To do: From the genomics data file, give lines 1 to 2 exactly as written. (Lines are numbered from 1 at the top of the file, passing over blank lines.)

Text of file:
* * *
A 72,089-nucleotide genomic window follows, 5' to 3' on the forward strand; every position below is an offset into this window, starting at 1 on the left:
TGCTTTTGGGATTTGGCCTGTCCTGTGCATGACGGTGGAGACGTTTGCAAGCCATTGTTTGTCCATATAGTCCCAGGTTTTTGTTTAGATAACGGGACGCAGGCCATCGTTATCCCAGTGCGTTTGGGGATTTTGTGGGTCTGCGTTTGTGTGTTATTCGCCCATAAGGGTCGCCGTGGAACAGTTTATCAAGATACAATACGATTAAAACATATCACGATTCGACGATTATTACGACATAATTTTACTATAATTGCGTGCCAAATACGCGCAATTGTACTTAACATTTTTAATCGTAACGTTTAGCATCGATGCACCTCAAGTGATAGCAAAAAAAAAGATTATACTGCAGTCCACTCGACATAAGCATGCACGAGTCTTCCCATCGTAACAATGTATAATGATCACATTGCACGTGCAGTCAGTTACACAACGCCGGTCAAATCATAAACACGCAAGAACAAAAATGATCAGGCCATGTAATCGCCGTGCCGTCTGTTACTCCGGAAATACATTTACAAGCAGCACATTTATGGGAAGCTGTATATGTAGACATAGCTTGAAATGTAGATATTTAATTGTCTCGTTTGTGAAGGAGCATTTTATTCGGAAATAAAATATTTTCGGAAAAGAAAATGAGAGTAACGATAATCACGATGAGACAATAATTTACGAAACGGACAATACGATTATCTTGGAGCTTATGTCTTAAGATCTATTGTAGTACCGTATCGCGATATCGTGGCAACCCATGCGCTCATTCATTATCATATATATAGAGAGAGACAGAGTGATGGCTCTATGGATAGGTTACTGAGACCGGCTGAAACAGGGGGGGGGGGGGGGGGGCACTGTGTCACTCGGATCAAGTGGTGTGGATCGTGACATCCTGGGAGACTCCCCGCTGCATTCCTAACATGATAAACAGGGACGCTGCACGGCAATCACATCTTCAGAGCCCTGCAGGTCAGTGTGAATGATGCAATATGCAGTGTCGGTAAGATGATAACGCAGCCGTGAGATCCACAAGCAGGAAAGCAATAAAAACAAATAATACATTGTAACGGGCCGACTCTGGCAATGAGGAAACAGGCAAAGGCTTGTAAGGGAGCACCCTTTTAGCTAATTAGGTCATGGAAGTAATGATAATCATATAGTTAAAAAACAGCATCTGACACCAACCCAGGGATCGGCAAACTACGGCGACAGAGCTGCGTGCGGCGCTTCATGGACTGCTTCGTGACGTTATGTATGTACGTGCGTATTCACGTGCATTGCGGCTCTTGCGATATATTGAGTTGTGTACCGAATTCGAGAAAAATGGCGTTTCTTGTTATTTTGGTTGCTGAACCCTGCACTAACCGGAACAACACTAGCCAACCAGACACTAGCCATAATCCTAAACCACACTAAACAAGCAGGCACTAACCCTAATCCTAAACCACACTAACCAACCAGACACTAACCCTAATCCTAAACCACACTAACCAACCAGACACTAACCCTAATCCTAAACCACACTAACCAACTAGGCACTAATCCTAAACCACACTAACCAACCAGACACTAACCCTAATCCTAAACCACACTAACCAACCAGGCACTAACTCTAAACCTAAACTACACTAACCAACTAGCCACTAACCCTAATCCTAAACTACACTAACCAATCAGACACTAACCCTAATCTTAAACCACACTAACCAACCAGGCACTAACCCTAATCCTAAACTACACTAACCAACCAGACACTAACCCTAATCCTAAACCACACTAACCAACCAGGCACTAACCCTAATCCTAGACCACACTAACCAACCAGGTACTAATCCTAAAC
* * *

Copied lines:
A 72,089-nucleotide genomic window follows, 5' to 3' on the forward strand; every position below is an offset into this window, starting at 1 on the left:
TGCTTTTGGGATTTGGCCTGTCCTGTGCATGACGGTGGAGACGTTTGCAAGCCATTGTTTGTCCATATAGTCCCAGGTTTTTGTTTAGATAACGGGACGCAGGCCATCGTTATCCCAGTGCGTTTGGGGATTTTGTGGGTCTGCGTTTGTGTGTTATTCGCCCATAAGGGTCGCCGTGGAACAGTTTATCAAGATACAATACGATTAAAACATATCACGATTCGACGATTATTACGACATAATTTTACTATAATTGCGTGCCAAATACGCGCAATTGTACTTAACATTTTTAATCGTAACGTTTAGCATCGATGCACCTCAAGTGATAGCAAAAAAAAAGATTATACTGCAGTCCACTCGACATAAGCATGCACGAGTCTTCCCATCGTAACAATGTATAATGATCACATTGCACGTGCAGTCAGTTACACAACGCCGGTCAAATCATAAACACGCAAGAACAAAAATGATCAGGCCATGTAATCGCCGTGCCGTCTGTTACTCCGGAAATACATTTACAAGCAGCACATTTATGGGAAGCTGTATATGTAGACATAGCTTGAAATGTAGATATTTAATTGTCTCGTTTGTGAAGGAGCATTTTATTCGGAAATAAAATATTTTCGGAAAAGAAAATGAGAGTAACGATAATCACGATGAGACAATAATTTACGAAACGGACAATACGATTATCTTGGAGCTTATGTCTTAAGATCTATTGTAGTACCGTATCGCGATATCGTGGCAACCCATGCGCTCATTCATTATCATATATATAGAGAGAGACAGAGTGATGGCTCTATGGATAGGTTACTGAGACCGGCTGAAACAGGGGGGGGGGGGGGGGGGCACTGTGTCACTCGGATCAAGTGGTGTGGATCGTGACATCCTGGGAGACTCCCCGCTGCATTCCTAACATGATAAACAGGGACGCTGCACGGCAATCACATCTTCAGAGCCCTGCAGGTCAGTGTGAATGATGCAATATGCAGTGTCGGTAAGATGATAACGCAGCCGTGAGATCCACAAGCAGGAAAGCAATAAAAACAAATAATACATTGTAACGGGCCGACTCTGGCAATGAGGAAACAGGCAAAGGCTTGTAAGGGAGCACCCTTTTAGCTAATTAGGTCATGGAAGTAATGATAATCATATAGTTAAAAAACAGCATCTGACACCAACCCAGGGATCGGCAAACTACGGCGACAGAGCTGCGTGCGGCGCTTCATGGACTGCTTCGTGACGTTATGTATGTACGTGCGTATTCACGTGCATTGCGGCTCTTGCGATATATTGAGTTGTGTACCGAATTCGAGAAAAATGGCGTTTCTTGTTATTTTGGTTGCTGAACCCTGCACTAACCGGAACAACACTAGCCAACCAGACACTAGCCATAATCCTAAACCACACTAAACAAGCAGGCACTAACCCTAATCCTAAACCACACTAACCAACCAGACACTAACCCTAATCCTAAACCACACTAACCAACCAGACACTAACCCTAATCCTAAACCACACTAACCAACTAGGCACTAATCCTAAACCACACTAACCAACCAGACACTAACCCTAATCCTAAACCACACTAACCAACCAGGCACTAACTCTAAACCTAAACTACACTAACCAACTAGCCACTAACCCTAATCCTAAACTACACTAACCAATCAGACACTAACCCTAATCTTAAACCACACTAACCAACCAGGCACTAACCCTAATCCTAAACTACACTAACCAACCAGACACTAACCCTAATCCTAAACCACACTAACCAACCAGGCACTAACCCTAATCCTAGACCACACTAACCAACCAGGTACTAATCCTAAAC